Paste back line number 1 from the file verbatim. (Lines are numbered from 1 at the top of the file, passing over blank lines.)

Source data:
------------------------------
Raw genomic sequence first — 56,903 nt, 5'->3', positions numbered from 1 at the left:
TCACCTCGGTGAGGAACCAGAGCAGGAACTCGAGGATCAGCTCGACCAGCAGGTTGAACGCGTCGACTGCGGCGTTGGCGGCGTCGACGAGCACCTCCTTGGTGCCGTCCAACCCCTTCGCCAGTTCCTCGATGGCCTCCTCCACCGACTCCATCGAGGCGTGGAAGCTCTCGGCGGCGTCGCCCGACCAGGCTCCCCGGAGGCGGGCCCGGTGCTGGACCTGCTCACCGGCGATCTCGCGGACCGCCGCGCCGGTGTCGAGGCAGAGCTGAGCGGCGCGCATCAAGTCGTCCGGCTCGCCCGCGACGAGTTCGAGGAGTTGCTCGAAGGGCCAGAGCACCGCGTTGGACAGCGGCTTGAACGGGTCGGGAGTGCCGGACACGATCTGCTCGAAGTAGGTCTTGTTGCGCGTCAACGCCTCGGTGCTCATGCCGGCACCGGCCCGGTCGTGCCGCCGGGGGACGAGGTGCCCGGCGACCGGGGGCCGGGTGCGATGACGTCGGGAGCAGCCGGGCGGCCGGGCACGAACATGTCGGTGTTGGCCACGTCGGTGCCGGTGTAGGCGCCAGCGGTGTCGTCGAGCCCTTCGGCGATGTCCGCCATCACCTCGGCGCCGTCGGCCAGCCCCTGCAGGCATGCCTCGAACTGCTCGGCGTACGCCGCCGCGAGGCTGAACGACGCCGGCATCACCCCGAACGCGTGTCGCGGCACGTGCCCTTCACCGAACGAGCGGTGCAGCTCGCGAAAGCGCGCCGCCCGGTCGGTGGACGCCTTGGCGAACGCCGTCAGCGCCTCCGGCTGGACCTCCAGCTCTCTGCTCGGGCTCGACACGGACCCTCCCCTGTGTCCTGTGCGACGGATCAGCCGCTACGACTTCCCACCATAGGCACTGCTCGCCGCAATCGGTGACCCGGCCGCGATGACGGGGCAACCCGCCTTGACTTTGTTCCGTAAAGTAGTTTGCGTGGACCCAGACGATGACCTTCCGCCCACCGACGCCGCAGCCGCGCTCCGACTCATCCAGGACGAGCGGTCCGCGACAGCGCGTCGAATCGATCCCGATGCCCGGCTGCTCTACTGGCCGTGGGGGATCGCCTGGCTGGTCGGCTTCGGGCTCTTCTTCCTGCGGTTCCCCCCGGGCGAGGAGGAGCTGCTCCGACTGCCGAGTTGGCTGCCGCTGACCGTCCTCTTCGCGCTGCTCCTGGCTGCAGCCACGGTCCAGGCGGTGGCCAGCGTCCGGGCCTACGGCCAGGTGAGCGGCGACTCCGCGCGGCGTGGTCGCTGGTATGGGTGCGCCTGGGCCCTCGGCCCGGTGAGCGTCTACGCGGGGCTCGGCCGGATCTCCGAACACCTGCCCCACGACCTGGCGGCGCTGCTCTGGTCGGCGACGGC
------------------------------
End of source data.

Raw genomic sequence first — 56,903 nt, 5'->3', positions numbered from 1 at the left: